Coloradans won’t be able to buy full strength beer in grocery stores in 2017, and it’ll still be illegal for communities to ban fracking. Those are among the state laws that, despite efforts to change them, weren’t modified in 2016.
What did change? There are 385 new laws in Colorado that came from the General Assembly. Eleven of those 385 laws go into effect when the new year rolls in Sunday.
Also taking effect Sunday: a long-awaited minimum wage hike, approved by voters in November. The hourly minimum for all employees will increase 99 cents, from $8.31 to $9.30. The wage will continue to increase 90 cents per year until 2020, when the guaranteed hourly minimum reaches $12.
Amendment 70, the ballot measure to raise the minimum wage, passed on Election Night with 53.4 percent of the vote. Colorado Families for a Fair Wage, the campaign behind the measure, ultimately decided to try for $12 per hour rather than a more ambitious $15 because polls showed that the lesser amount was more likely to pass.
The wage increase is intended to help close the ever-widening gap between income levels and cost of living. A study by the University of Denver shows that most low-wage workers will see an overall increase – even considering potential losses in benefits they currently receive — and predicts a $400 million boon to Colorado’s gross domestic product. The study suggests that “few families, if any” will lose access to low-income housing assistance, and that Coloradans currently participating in the Colorado Works program, the state’s version of Temporary Assistance to Needy Families, would be unlikely to lose benefits.
But some low-wage workers, the study found, may be worse off under the increase. Single mothers who are currently pregnant and two-income families with one or two children stand to lose access to WIC benefits, for example. WIC (The Women Infants and Children Nutrition Program) provides important sources of nutrition to mothers and children. Single parents with a young child could also be disqualified from receiving supplemental nutrition assistance under SNAP (Supplemental Nutrition Assistance Program).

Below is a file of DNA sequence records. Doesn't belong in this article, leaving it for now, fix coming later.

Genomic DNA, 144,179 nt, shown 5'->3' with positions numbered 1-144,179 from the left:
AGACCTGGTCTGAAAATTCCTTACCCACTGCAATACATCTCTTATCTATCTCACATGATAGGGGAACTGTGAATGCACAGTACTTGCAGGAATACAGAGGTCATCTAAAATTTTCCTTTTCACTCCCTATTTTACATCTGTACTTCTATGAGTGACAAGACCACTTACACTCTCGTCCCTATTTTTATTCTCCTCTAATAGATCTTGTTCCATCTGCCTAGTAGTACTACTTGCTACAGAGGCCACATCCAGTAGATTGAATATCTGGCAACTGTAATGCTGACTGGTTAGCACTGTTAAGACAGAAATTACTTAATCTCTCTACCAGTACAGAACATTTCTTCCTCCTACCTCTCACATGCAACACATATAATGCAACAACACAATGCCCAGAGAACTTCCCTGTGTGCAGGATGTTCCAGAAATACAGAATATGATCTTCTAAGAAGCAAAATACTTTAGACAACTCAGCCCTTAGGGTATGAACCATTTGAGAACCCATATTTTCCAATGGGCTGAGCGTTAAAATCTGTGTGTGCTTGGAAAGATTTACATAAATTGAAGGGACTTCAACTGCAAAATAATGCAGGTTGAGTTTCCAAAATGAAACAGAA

The wage increase comes as Colorado’s cost of living continues to rise, particularly in urban areas. According to the federal Bureau of Labor and Statistics, the Consumer Price Index for Boulder, Denver and Greeley rose 3 percent between early 2015 and early 2016. Higher housing costs are largely to blame. Food prices remained steady during this period. And energy prices decreased by about 10 percent.
Colorado’s move toward a $12 hourly wage aligns with recommendations put forth by the U.S. Department of Labor, which says that such an increase will largely benefit workers over the age of 20. That refutes the argument by many opposition groups that a minimum wage hike only helps teenagers who work part-time.
The Department of Labor also highlights the fact that the minimum wage does not “stay the same” without congressional action. “Because the cost of living is always rising, the value of a new minimum wage begins to fall from the moment it is set,” the department reports.
Other new laws passed this year by the General Assembly will make the following policy changes:
• Human trafficking for sexual service, when it involves children, will be considered a form of child abuse. County social service agencies and the state Department of Human Services also will be required to come up with a screening tool to help identify those children.
• Child support laws will allow the state to seize insurance payments, awards and settlements to satisfy overdue child support payments. The law also sets a limit of five years for seeking retroactive child support when custody changes. And it changes requirements around publication of notices for presumptive fathers in paternity cases when the father cannot be found.